Joe Louis was just the opposite. He never challenged this nation's racial hierarchy. He gave the impression of being a diligent, but exceptionally talented, boxer whose only interest was in the heavyweight belt. He was well equipped for the prominence the next role that the nation cast upon Joe Louis. The National Socialists in Germany frequently stressed the genetic superiority of their race and tied this to German dominance in intellectual endeavors, engineering and in sports. Indeed, Adolph Hitler assumed the Berlin Olympics would prove to the world the German athletes were the most accomplished. Hitler did not remain in Berlin's Olympic Stadium to see Jesse Owens—the black runner from Ohio State; win his fourth gold medal.

Max Schmeling was the leading German heavyweight. The National Socialists promoted him as symbolizing the remarkable strength of pure German stock. In 1936, he fought Joe Louis and, for the first time, Louis was knocked out. German publicists interpreted this victory as proving Nordic superiority. Boxing, at this time, was a very popular sport with millions of fans since it served as a route out of poverty for urban Jews, Italians, blacks and the Irish. Then, as now, it was a sport where minorities could move up a rung on the status ladder. The 1936 victory of Schmeling was seen as an affront to this nation's pride, so the major topic on the sports pages concerned when would Detroit's Joe Louis get a rematch. For the first time, a black man symbolized the strength and virtue of the nation.

The most famous fight in the nation's history took place in Yankee Stadium on June 23, 1938. Louis knocked out Schmeling in the first round, ensuring his rank as one of the nation's most popular sports figures. The fight was such a one-sided victory for the United States that no effort was ever made to schedule a rematch.

Racial issues were a major concern for the Roosevelt Administration at the start of World War II. With just modest exceptions late in the War, the Roosevelt Administration maintained Jim Crow in the Armed Forces. In both world wars, black intellectuals questioned the wisdom of drafting black men to fight for a nation that denied justice to its black citizens. By 1942, the increasingly popular black press argued that African Americans were fighting for the Double V; that is, victory over discrimination with the United States and victory over the Germans and Japanese abroad. This prompted Attorney General Biddle to close all black newspapers for the duration of the war.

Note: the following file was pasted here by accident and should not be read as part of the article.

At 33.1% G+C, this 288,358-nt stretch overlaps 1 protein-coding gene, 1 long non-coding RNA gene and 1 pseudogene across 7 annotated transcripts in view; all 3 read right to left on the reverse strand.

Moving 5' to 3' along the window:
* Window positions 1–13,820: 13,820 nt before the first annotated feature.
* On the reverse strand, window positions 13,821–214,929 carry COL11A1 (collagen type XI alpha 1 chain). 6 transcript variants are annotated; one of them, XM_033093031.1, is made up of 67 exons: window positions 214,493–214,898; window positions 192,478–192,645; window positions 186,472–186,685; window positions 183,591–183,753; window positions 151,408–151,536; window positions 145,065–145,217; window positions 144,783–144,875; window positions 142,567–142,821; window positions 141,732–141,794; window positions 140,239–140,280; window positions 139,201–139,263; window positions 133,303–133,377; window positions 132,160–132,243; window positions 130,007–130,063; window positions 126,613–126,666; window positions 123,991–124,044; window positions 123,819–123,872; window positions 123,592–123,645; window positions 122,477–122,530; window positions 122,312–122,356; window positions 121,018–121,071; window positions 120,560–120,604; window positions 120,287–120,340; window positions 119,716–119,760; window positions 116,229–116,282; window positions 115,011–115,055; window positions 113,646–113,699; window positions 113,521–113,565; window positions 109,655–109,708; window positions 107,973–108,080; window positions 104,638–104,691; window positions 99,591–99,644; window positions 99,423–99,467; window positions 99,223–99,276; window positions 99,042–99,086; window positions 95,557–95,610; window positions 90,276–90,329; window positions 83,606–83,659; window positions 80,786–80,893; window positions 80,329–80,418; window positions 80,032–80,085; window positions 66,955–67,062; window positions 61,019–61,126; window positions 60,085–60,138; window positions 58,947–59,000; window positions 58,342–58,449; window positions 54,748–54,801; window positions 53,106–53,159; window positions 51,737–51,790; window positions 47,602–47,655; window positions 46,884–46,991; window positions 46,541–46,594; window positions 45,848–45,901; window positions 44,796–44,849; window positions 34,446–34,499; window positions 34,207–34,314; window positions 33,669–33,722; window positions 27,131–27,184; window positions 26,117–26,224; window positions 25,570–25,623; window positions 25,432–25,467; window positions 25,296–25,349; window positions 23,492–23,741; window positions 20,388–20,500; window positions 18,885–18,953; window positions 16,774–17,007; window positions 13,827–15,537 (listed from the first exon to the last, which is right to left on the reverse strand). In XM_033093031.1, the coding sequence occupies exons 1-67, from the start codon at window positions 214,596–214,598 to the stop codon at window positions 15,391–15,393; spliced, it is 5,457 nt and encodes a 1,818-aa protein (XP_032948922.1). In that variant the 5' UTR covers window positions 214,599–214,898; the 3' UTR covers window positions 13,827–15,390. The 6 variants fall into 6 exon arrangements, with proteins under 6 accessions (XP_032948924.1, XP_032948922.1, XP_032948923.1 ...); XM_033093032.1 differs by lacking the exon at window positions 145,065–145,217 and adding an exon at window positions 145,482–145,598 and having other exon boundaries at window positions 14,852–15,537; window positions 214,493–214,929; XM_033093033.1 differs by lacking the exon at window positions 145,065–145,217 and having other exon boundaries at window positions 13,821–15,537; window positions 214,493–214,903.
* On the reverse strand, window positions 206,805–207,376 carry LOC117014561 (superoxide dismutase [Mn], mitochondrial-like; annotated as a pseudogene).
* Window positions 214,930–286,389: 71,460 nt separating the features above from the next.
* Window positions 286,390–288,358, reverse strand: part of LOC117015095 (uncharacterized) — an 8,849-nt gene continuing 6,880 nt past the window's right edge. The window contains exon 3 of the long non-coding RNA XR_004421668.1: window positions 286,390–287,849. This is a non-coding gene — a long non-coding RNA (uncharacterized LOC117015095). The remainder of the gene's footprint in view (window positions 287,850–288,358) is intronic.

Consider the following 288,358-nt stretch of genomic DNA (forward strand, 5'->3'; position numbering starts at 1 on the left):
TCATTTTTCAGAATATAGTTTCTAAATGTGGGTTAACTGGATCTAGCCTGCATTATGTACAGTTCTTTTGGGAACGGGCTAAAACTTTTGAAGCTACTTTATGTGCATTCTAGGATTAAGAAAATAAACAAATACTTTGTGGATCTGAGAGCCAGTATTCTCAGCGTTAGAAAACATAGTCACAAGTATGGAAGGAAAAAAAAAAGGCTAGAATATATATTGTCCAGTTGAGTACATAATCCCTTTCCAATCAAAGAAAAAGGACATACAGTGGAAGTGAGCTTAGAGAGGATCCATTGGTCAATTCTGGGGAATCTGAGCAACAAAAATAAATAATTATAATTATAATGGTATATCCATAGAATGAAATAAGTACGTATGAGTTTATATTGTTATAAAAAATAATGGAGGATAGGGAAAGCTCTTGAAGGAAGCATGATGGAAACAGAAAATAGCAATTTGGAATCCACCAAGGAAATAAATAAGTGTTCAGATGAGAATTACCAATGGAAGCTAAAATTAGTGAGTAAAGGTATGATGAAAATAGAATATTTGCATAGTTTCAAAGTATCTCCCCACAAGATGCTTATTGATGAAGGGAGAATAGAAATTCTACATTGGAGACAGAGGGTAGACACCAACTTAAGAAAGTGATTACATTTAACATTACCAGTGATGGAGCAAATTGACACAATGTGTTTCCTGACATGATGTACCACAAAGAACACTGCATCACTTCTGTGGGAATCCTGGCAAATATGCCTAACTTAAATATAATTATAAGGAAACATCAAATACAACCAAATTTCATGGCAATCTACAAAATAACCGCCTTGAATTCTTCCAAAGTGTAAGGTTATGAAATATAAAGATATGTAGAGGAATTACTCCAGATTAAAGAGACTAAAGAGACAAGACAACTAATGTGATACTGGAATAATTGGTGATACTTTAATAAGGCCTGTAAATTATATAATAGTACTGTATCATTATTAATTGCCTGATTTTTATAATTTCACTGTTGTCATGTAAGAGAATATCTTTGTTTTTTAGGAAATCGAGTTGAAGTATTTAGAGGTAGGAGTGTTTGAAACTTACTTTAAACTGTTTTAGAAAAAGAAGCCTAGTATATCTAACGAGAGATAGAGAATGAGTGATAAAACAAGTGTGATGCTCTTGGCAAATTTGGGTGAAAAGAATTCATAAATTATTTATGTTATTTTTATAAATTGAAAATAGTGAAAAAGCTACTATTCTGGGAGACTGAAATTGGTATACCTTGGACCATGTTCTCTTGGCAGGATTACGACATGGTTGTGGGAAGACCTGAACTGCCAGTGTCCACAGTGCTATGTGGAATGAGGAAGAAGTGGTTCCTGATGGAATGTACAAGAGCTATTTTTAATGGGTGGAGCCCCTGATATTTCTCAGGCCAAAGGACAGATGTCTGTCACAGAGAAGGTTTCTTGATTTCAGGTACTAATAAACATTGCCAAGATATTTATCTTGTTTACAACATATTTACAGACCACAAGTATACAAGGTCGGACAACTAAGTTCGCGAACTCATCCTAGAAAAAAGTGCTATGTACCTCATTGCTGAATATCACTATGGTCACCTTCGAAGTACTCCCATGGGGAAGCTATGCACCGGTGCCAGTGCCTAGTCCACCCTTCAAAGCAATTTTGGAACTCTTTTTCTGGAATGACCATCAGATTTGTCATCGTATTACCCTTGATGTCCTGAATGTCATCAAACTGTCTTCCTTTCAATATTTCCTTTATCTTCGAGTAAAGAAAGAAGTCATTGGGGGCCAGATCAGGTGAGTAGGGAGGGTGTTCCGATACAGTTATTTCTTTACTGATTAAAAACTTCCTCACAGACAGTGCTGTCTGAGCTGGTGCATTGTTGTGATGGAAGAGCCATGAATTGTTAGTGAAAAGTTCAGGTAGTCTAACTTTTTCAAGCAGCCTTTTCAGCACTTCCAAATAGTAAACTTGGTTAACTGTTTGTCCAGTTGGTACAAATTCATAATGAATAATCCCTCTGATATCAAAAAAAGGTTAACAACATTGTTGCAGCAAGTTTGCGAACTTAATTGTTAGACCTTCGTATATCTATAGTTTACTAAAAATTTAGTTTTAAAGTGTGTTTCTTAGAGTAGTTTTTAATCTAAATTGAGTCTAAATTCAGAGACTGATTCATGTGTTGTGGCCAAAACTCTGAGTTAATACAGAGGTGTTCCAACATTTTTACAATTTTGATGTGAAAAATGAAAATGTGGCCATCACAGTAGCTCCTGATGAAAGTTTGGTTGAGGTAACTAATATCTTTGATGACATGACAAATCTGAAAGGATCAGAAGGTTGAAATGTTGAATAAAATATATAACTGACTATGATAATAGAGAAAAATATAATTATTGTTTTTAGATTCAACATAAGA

With thousands of southern blacks and whites moving to northern cities, federal officials feared there would there be many racial riots. The Sojourner Truth violence in Detroit in early 1942 seemed a harbinger of violence to come. Fortunately, major rioting was pretty much limited to the 1943 events in Detroit and New York. Another vexing issue flowed from assigning northern blacks to the South where most military bases were located. Blacks men raised in Los Angeles, New York or Boston faced racial segregation all the time, but it was not state imposed. Many black men knew their rights and asserted them in the South, producing great trouble for the military. Jackie Robinson, for instance, was discharged from the Army after forcefully challenging the Jim Crow segregation of local buses that ran onto federally-operated military bases in the South.

The Roosevelt Administration recognized that Joe Louis was the ideal symbol of black support for World War II. He was drafted and then spent the war years touring bases to build morale by sparing with local fighters. Perhaps, he was the strongest symbol that the Administration had of unquestioned black support for the war but whites troops and officers were also thrilled by the visits of Joe Louis and the numerous boxing exhibitions he gave in his role as the primary symbol of black support for the World War II.